The Story Behind The 2008 Financial Crisis

The subprime mortgage crisis emerged in 2007, driving down the stock market late in the year. 2008 began with the economy in freefall, the stock market finally hitting rock bottom in early 2009. By then, the world economy was in turmoil from the shock waves. How did the troubles in one sector of the US economy touch off such a global financial meltdown?

The prelude

President Niceguy standing for the Cuban national anthem by his pal Fidel

In 1977, President Carter signed the Community Reinvestment Act, intended to help low-income borrowers and end discriminatory practices. This has been modified several times over the years, notably during the Clinton years. These changes gave it some real teeth. The first warnings were unheeded. For example, as the New York Times put it even as early as 1999, while the economy was roaring:

In a move that could help increase home ownership rates among minorities and low-income consumers, the Fannie Mae Corporation is easing the credit requirements on loans that it will purchase from banks and other lenders. […]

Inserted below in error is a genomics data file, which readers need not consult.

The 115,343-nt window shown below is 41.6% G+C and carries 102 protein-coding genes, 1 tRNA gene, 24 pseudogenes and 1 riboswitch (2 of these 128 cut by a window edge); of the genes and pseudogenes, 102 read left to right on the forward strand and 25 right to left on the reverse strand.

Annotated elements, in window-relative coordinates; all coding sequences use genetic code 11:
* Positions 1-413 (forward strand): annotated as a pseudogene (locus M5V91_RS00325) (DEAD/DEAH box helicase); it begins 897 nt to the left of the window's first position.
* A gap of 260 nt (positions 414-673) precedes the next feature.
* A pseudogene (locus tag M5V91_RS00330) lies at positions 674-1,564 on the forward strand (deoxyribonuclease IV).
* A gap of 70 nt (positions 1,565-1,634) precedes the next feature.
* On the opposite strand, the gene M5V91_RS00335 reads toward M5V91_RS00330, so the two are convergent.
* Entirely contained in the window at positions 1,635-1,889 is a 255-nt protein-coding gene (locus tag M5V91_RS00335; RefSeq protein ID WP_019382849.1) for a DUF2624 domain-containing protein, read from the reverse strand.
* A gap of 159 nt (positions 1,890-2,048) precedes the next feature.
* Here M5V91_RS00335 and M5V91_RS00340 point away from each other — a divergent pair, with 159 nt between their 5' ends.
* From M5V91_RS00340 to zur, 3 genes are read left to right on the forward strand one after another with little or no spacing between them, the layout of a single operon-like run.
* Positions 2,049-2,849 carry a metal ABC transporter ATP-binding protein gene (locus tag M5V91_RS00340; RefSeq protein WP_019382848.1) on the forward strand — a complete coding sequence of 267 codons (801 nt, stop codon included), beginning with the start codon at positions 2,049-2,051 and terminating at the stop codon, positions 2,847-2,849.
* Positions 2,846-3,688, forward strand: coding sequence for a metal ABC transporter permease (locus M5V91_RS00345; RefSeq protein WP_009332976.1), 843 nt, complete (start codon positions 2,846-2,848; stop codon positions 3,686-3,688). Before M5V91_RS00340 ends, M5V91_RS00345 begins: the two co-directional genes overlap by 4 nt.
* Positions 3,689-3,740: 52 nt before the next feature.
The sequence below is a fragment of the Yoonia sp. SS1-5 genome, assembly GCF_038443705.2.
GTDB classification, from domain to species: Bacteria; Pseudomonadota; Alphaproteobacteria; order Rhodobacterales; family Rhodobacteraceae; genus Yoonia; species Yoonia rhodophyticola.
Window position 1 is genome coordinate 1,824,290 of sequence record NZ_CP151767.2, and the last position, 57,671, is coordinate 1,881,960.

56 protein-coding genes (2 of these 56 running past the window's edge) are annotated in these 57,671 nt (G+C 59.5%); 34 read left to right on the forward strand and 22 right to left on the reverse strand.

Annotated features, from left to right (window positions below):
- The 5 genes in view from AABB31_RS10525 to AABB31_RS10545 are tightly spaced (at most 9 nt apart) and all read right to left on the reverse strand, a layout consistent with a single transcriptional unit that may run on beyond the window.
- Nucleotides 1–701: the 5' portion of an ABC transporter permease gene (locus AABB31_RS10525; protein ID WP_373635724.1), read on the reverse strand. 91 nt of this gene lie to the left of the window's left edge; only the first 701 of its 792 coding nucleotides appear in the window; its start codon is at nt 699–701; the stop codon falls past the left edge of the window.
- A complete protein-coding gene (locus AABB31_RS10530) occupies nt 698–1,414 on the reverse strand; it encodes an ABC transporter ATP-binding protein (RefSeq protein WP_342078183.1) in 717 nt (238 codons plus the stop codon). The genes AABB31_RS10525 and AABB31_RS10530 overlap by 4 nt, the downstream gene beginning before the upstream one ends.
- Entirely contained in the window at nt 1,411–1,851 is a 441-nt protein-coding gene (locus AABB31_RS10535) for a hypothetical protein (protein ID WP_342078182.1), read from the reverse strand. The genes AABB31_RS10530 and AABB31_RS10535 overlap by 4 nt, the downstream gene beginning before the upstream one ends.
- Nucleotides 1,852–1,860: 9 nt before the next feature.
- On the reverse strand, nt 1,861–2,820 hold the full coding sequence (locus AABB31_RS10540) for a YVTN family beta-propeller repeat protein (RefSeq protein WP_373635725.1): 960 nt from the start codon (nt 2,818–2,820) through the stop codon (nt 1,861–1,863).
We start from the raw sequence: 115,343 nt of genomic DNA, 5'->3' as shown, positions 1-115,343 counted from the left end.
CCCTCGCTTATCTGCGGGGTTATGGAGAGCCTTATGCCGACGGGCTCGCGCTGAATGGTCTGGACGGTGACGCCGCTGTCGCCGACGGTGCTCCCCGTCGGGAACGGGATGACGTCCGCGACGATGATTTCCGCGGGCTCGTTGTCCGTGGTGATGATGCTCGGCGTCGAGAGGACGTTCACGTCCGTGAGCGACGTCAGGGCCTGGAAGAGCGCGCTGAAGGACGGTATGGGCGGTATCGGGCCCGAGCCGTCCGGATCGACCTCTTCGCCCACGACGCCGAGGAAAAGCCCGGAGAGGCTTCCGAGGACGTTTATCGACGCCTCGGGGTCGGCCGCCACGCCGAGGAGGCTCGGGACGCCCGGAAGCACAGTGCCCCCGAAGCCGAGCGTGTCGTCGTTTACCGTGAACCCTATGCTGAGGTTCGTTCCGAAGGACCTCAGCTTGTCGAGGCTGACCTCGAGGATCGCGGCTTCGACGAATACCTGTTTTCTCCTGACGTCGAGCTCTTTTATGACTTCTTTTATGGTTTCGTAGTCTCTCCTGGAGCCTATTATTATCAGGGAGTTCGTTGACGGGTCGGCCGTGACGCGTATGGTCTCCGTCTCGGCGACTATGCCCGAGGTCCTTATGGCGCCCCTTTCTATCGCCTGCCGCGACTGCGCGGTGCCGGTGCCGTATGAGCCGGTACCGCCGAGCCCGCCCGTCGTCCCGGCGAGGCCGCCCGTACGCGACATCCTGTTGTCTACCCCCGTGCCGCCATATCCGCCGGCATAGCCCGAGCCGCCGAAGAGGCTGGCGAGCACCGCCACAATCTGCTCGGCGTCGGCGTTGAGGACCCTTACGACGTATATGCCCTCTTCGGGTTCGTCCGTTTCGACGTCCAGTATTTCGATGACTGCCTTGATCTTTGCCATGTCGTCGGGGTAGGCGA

These borrowers whose incomes, credit ratings and savings are not good enough to qualify for conventional loans, can only get loans from finance companies that charge much higher interest rates—anywhere from three to four percentage points higher than conventional loans. […]

In moving, even tentatively, into this new area of lending, Fannie Mae is taking on significantly more risk, which may not pose any difficulties during flush economic times. But the government-subsidized corporation may run into trouble in an economic downturn, prompting a government rescue similar to that of the savings and loan industry in the 1980’s.